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Colorado
Secretary of State
Jena Griswold

Colorado Secretary of State logo - Colorado Secretary of State Jena Griswold

Picture of Secretary of State Jena Griswold

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Colorado Secretary of State logo - cube with a C in it

Colorado
Secretary of State
Jena Griswold

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Colorado state seal

News Release

Media contact
303-860-6903

Betsy Hart
betsy.hart@sos.state.co.us

Steve Hurlbert
steve.hurlbert@sos.state.co.us

State of Colorado
Department of State

1700 Broadway
Suite 250
Denver, CO 80290

Jena Griswold
Secretary of State

Ian Rayder
Deputy Secretary of State

Colorado state seal

News Release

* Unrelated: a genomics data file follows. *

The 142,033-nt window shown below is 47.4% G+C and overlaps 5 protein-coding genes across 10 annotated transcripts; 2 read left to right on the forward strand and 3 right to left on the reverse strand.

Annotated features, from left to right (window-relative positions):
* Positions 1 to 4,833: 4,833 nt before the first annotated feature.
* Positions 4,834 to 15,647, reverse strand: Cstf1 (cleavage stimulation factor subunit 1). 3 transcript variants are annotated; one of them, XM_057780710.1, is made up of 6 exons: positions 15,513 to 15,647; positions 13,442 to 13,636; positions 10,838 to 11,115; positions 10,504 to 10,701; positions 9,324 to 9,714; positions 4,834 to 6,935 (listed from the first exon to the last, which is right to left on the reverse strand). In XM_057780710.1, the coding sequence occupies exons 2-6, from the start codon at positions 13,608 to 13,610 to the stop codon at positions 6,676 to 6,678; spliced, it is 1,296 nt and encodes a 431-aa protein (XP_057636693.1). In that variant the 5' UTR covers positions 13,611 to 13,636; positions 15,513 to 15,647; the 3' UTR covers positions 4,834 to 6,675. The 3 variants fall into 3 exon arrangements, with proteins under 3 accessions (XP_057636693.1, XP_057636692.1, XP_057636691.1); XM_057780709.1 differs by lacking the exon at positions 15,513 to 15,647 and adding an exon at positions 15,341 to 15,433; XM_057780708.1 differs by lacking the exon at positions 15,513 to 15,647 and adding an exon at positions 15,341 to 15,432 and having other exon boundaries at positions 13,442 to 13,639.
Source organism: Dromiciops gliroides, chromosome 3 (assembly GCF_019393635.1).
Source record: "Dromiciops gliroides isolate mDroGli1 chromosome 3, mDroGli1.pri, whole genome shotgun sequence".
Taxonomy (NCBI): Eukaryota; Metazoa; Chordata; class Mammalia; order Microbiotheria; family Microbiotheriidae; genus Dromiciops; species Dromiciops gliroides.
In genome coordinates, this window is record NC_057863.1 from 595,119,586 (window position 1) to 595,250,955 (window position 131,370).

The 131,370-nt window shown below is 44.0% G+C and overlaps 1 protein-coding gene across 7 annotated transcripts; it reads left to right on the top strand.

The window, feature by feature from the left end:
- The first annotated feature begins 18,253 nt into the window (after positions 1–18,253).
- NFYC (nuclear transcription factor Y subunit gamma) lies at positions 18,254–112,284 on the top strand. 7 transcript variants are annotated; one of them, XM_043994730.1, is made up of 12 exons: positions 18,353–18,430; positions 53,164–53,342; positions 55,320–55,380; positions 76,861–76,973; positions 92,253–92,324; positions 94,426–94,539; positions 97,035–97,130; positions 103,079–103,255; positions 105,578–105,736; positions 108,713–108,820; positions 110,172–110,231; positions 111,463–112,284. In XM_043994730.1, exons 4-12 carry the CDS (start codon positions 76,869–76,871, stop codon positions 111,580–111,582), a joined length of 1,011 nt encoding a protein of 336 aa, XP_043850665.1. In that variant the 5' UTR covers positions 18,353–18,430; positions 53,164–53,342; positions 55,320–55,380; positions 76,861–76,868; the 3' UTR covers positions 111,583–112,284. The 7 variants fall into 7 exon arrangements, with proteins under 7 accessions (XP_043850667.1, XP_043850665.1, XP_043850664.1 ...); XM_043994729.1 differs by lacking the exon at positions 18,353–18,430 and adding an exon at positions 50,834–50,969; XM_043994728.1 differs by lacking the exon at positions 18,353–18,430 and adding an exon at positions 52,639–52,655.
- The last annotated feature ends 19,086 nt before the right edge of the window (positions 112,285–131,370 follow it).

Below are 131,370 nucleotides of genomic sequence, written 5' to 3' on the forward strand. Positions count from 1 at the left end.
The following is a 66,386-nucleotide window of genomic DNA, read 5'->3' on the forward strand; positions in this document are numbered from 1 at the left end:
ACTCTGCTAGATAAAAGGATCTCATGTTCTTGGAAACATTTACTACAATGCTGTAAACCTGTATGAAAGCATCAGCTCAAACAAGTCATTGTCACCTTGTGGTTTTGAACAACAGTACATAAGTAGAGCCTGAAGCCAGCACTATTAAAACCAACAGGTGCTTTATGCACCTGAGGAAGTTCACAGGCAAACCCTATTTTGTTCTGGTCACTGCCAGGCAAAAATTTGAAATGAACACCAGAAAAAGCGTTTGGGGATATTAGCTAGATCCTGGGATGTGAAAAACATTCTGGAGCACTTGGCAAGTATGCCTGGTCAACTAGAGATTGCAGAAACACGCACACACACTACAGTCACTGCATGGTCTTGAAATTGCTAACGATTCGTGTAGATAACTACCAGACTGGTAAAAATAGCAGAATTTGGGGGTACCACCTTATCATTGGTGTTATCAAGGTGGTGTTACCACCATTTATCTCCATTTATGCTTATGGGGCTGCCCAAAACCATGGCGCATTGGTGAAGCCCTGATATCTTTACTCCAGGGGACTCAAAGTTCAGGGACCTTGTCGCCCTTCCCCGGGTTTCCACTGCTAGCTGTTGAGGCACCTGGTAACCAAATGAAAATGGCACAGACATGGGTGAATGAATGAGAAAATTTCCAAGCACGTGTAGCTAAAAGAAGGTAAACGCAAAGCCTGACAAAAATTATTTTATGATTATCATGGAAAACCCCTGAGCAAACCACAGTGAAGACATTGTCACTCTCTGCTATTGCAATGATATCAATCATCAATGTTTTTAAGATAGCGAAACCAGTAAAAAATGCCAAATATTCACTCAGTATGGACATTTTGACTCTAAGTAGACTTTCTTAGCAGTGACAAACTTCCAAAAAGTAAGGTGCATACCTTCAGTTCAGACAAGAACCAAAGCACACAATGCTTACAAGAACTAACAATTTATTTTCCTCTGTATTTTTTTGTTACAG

State of Colorado
Department of State

1700 Broadway
Suite 250
Denver, CO 80290

Jena Griswold
Secretary of State

Ian Rayder
Deputy Secretary of State

Media contact
303-860-6903
Betsy Hart - betsy.hart@sos.state.co.us
Steve Hurlbert - steve.hurlbert@sos.state.co.us

Colorado Secretary of State Jena Griswold Highlights Election Results Reporting Process

Denver, October 30, 2020 – Colorado Secretary of State Jena Griswold today highlighted the process of counting ballots and reporting results, including how and when ballots are counted and when to expect unofficial results reporting on Election Night. While counties began to process ballots before Election Day, initial results will not be reported until after polls close at 7 p.m. on November 3. The Colorado Secretary of State’s Office expects to have approximately 70-80% of ballots counted on Election Night. Coloradans should refer to trusted sources of information like GoVoteColorado.gov or their county clerk’s site for results reporting.